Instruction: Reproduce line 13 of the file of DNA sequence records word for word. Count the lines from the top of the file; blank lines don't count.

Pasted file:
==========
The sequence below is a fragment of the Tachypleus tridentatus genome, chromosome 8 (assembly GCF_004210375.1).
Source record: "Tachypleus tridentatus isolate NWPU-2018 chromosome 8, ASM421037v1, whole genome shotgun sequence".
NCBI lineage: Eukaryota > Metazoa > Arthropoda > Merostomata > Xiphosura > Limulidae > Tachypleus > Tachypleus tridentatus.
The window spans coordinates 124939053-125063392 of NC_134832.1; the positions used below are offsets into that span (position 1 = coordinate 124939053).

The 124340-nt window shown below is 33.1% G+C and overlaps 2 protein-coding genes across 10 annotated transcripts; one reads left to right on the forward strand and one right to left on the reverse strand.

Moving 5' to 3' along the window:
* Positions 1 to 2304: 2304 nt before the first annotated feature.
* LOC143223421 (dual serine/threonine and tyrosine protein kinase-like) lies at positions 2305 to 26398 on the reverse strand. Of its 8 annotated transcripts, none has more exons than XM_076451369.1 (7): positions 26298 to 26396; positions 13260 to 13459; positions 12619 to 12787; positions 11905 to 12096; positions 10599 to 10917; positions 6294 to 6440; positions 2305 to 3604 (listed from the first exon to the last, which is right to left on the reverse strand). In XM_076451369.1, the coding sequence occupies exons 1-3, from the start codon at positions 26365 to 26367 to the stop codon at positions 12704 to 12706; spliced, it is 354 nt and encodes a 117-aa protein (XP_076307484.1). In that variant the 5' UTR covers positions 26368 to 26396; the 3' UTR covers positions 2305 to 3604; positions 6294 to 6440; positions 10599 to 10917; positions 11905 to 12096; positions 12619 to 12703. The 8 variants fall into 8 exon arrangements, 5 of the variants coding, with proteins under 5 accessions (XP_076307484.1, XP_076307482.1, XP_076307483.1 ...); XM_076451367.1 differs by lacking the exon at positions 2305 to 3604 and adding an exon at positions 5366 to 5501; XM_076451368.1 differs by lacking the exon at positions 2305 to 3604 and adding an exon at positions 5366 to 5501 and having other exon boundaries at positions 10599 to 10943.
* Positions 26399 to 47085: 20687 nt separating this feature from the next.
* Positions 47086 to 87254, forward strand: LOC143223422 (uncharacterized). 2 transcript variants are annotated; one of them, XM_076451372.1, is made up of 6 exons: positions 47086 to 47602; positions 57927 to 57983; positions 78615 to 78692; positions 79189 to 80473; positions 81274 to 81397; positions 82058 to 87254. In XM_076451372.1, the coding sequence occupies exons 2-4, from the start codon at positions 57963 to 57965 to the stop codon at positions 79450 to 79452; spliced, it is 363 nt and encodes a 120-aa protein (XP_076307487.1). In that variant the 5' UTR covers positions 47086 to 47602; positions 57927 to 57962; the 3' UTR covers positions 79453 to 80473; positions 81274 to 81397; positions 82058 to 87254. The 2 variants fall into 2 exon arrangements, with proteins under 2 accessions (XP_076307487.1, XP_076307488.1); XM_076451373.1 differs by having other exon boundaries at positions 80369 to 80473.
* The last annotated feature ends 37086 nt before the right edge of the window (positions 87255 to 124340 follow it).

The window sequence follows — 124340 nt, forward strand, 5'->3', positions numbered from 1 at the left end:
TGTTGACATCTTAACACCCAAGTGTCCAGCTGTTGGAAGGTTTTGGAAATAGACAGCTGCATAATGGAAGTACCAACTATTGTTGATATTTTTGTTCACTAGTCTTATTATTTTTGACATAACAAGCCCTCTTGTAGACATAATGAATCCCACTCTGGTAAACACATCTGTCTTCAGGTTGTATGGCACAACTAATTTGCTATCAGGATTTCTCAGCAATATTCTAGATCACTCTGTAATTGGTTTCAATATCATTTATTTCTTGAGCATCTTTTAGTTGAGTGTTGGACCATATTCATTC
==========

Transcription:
TGTTGACATCTTAACACCCAAGTGTCCAGCTGTTGGAAGGTTTTGGAAATAGACAGCTGCATAATGGAAGTACCAACTATTGTTGATATTTTTGTTCACTAGTCTTATTATTTTTGACATAACAAGCCCTCTTGTAGACATAATGAATCCCACTCTGGTAAACACATCTGTCTTCAGGTTGTATGGCACAACTAATTTGCTATCAGGATTTCTCAGCAATATTCTAGATCACTCTGTAATTGGTTTCAATATCATTTATTTCTTGAGCATCTTTTAGTTGAGTGTTGGACCATATTCATTC